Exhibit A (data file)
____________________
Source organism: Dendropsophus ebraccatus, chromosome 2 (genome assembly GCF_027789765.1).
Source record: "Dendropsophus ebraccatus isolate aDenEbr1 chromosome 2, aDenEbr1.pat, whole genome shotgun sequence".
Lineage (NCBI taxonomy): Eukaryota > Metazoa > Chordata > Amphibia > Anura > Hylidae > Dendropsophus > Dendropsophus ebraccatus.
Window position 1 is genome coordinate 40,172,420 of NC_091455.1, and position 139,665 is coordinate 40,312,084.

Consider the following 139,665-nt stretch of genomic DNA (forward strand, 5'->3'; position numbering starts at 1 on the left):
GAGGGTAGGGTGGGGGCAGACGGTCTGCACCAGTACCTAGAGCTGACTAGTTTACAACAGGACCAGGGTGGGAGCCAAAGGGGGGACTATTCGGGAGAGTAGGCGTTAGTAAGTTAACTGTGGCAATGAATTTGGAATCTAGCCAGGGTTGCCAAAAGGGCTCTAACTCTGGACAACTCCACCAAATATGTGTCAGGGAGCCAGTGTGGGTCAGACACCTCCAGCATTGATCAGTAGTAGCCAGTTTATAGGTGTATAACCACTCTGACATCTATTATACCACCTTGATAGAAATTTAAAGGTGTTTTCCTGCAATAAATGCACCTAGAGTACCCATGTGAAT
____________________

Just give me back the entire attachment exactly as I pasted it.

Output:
Source organism: Dendropsophus ebraccatus, chromosome 2 (genome assembly GCF_027789765.1).
Source record: "Dendropsophus ebraccatus isolate aDenEbr1 chromosome 2, aDenEbr1.pat, whole genome shotgun sequence".
Lineage (NCBI taxonomy): Eukaryota > Metazoa > Chordata > Amphibia > Anura > Hylidae > Dendropsophus > Dendropsophus ebraccatus.
Window position 1 is genome coordinate 40,172,420 of NC_091455.1, and position 139,665 is coordinate 40,312,084.

Consider the following 139,665-nt stretch of genomic DNA (forward strand, 5'->3'; position numbering starts at 1 on the left):
GAGGGTAGGGTGGGGGCAGACGGTCTGCACCAGTACCTAGAGCTGACTAGTTTACAACAGGACCAGGGTGGGAGCCAAAGGGGGGACTATTCGGGAGAGTAGGCGTTAGTAAGTTAACTGTGGCAATGAATTTGGAATCTAGCCAGGGTTGCCAAAAGGGCTCTAACTCTGGACAACTCCACCAAATATGTGTCAGGGAGCCAGTGTGGGTCAGACACCTCCAGCATTGATCAGTAGTAGCCAGTTTATAGGTGTATAACCACTCTGACATCTATTATACCACCTTGATAGAAATTTAAAGGTGTTTTCCTGCAATAAATGCACCTAGAGTACCCATGTGAAT